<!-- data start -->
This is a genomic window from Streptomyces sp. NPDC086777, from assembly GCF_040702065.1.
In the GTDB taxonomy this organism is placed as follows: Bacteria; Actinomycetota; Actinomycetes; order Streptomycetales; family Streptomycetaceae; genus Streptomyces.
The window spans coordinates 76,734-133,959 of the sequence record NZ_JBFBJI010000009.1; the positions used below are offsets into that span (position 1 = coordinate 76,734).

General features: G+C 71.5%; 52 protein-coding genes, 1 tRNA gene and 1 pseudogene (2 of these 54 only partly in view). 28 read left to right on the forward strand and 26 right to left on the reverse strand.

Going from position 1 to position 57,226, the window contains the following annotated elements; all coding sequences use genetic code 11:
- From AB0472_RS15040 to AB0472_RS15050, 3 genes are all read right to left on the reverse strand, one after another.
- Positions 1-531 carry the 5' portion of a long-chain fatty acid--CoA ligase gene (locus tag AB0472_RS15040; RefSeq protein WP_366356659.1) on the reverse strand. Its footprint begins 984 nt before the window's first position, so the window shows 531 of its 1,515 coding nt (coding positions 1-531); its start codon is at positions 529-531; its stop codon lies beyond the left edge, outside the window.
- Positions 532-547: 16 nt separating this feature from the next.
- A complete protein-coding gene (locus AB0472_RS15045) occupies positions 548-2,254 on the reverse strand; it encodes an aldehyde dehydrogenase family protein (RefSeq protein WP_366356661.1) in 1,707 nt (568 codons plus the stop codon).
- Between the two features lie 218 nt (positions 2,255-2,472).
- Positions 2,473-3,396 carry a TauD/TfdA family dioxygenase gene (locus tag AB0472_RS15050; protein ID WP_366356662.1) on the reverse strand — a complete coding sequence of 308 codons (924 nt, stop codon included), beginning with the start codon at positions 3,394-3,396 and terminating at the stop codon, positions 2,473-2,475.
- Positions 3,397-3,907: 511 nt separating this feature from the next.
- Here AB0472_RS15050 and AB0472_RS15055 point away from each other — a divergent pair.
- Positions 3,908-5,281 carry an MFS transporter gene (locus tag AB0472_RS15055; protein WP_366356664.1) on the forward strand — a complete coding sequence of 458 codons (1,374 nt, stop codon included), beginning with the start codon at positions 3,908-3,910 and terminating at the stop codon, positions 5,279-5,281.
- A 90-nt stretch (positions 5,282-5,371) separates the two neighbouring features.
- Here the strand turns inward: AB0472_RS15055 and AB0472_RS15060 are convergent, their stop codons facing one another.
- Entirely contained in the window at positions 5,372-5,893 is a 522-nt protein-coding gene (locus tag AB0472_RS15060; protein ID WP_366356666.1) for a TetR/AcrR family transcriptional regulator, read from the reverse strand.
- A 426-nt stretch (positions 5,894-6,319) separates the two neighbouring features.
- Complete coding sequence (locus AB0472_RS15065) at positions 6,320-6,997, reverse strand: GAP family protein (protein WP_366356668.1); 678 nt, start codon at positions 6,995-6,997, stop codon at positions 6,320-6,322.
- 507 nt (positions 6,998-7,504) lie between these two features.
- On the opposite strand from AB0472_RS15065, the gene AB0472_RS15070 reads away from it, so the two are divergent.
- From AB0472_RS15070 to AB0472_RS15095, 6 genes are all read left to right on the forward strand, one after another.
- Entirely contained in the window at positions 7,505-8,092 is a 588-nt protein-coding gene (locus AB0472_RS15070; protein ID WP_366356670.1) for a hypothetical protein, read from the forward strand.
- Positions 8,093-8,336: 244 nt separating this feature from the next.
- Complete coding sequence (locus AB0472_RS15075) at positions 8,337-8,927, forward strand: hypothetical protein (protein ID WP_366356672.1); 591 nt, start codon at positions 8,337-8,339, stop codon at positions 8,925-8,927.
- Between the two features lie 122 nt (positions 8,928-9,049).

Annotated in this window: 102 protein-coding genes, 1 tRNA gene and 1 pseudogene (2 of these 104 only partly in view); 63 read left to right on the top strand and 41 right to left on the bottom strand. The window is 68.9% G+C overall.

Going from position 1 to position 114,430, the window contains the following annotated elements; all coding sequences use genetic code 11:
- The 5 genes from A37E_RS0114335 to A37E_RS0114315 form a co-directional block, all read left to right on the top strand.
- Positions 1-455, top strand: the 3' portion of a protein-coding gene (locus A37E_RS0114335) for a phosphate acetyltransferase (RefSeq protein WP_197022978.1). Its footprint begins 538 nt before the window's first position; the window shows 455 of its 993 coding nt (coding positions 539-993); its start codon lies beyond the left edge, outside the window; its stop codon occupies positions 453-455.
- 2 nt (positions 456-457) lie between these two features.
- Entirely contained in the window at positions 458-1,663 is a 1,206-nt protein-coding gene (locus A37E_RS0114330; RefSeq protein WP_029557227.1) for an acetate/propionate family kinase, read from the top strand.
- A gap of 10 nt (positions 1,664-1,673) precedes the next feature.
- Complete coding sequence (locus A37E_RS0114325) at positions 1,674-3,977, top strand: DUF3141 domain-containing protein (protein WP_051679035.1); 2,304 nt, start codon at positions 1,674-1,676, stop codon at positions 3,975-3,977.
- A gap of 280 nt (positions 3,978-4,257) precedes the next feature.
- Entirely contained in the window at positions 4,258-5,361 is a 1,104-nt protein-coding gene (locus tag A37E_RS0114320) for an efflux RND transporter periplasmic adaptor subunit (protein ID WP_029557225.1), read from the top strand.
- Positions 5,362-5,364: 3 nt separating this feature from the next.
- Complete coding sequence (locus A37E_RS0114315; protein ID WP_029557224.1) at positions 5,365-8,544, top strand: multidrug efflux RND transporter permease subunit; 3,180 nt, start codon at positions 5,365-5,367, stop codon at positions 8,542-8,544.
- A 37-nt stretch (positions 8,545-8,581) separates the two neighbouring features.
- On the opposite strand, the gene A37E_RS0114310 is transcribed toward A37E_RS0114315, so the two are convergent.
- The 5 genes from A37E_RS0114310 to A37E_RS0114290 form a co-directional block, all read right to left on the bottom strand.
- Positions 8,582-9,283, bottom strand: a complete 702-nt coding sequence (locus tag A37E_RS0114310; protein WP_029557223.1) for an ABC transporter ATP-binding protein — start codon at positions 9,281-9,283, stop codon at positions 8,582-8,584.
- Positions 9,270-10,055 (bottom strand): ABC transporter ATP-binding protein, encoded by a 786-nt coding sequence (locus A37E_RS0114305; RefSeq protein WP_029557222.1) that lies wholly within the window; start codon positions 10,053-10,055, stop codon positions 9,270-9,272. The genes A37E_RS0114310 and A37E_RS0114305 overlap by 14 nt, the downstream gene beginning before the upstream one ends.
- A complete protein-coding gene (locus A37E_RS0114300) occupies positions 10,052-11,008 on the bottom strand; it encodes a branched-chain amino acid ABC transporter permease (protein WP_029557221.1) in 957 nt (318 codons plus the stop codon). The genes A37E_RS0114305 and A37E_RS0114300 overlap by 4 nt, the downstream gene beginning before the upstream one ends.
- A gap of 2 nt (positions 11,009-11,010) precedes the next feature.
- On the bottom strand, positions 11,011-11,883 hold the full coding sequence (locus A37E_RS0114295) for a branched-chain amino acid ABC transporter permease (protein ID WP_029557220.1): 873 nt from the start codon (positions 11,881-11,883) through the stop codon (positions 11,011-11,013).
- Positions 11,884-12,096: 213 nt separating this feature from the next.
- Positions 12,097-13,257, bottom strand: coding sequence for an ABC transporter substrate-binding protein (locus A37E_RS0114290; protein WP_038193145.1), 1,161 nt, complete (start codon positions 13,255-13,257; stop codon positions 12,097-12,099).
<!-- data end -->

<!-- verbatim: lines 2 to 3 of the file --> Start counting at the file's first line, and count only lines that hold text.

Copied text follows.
In the GTDB taxonomy this organism is placed as follows: Bacteria; Actinomycetota; Actinomycetes; order Streptomycetales; family Streptomycetaceae; genus Streptomyces.
The window spans coordinates 76,734-133,959 of the sequence record NZ_JBFBJI010000009.1; the positions used below are offsets into that span (position 1 = coordinate 76,734).